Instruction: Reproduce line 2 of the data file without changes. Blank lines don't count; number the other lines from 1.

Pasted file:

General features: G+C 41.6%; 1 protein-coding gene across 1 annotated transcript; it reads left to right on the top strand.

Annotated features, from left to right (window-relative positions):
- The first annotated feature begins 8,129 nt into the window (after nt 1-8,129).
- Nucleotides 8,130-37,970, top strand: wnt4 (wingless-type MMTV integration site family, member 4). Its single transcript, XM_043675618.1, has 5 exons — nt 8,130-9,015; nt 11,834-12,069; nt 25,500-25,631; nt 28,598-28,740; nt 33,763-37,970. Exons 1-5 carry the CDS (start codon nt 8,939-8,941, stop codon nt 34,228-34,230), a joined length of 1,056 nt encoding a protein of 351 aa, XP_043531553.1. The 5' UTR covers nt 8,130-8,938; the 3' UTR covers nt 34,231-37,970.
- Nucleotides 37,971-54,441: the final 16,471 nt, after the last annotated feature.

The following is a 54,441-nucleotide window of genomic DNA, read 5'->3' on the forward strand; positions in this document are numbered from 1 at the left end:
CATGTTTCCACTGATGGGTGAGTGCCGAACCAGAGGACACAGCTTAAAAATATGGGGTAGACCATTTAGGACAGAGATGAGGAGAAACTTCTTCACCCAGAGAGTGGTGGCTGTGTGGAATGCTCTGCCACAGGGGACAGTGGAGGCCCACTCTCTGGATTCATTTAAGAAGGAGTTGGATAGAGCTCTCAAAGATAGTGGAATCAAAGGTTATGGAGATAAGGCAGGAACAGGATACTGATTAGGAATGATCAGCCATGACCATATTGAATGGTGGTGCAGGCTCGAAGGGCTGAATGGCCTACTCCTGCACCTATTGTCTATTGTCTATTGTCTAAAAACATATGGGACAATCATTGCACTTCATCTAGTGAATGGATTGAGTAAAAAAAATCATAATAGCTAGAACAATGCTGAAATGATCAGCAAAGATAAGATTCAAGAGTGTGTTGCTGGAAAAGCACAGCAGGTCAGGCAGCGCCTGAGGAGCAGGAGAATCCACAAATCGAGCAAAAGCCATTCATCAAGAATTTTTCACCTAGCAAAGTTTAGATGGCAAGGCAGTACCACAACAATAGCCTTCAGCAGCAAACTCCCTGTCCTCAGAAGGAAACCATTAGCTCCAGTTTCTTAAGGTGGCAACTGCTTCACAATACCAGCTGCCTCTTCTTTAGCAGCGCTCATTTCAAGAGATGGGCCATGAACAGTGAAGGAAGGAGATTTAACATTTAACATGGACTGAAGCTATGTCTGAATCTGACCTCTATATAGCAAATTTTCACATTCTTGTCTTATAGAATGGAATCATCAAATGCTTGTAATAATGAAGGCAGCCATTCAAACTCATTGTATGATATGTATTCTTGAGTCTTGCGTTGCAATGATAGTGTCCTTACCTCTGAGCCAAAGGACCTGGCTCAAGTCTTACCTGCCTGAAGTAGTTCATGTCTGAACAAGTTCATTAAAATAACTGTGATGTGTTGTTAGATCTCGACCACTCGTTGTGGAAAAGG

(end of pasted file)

Annotated features, from left to right (window-relative positions):